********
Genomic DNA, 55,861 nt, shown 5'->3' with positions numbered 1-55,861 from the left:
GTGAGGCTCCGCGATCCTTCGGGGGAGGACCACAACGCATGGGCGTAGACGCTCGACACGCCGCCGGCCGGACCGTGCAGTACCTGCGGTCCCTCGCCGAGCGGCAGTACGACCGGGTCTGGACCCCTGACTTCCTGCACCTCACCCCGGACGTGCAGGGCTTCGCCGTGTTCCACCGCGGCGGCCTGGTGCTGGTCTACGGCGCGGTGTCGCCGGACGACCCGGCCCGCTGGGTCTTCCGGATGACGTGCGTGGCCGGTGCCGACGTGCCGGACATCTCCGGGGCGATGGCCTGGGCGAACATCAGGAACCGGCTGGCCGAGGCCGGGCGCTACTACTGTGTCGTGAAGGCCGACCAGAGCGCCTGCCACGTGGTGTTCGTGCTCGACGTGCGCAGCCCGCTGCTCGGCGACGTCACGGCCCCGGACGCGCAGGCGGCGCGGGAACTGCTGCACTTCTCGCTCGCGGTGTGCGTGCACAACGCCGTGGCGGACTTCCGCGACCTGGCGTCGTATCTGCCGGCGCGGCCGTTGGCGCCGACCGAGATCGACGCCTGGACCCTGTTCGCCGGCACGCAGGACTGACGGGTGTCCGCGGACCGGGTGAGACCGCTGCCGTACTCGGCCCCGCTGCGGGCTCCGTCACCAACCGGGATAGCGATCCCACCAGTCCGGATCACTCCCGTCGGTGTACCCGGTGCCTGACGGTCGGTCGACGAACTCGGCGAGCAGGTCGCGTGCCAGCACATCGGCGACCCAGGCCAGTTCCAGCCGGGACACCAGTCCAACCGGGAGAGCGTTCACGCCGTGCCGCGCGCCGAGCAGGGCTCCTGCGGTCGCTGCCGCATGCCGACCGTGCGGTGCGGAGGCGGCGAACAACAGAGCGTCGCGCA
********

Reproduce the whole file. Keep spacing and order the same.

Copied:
Genomic DNA, 55,861 nt, shown 5'->3' with positions numbered 1-55,861 from the left:
GTGAGGCTCCGCGATCCTTCGGGGGAGGACCACAACGCATGGGCGTAGACGCTCGACACGCCGCCGGCCGGACCGTGCAGTACCTGCGGTCCCTCGCCGAGCGGCAGTACGACCGGGTCTGGACCCCTGACTTCCTGCACCTCACCCCGGACGTGCAGGGCTTCGCCGTGTTCCACCGCGGCGGCCTGGTGCTGGTCTACGGCGCGGTGTCGCCGGACGACCCGGCCCGCTGGGTCTTCCGGATGACGTGCGTGGCCGGTGCCGACGTGCCGGACATCTCCGGGGCGATGGCCTGGGCGAACATCAGGAACCGGCTGGCCGAGGCCGGGCGCTACTACTGTGTCGTGAAGGCCGACCAGAGCGCCTGCCACGTGGTGTTCGTGCTCGACGTGCGCAGCCCGCTGCTCGGCGACGTCACGGCCCCGGACGCGCAGGCGGCGCGGGAACTGCTGCACTTCTCGCTCGCGGTGTGCGTGCACAACGCCGTGGCGGACTTCCGCGACCTGGCGTCGTATCTGCCGGCGCGGCCGTTGGCGCCGACCGAGATCGACGCCTGGACCCTGTTCGCCGGCACGCAGGACTGACGGGTGTCCGCGGACCGGGTGAGACCGCTGCCGTACTCGGCCCCGCTGCGGGCTCCGTCACCAACCGGGATAGCGATCCCACCAGTCCGGATCACTCCCGTCGGTGTACCCGGTGCCTGACGGTCGGTCGACGAACTCGGCGAGCAGGTCGCGTGCCAGCACATCGGCGACCCAGGCCAGTTCCAGCCGGGACACCAGTCCAACCGGGAGAGCGTTCACGCCGTGCCGCGCGCCGAGCAGGGCTCCTGCGGTCGCTGCCGCATGCCGACCGTGCGGTGCGGAGGCGGCGAACAACAGAGCGTCGCGCA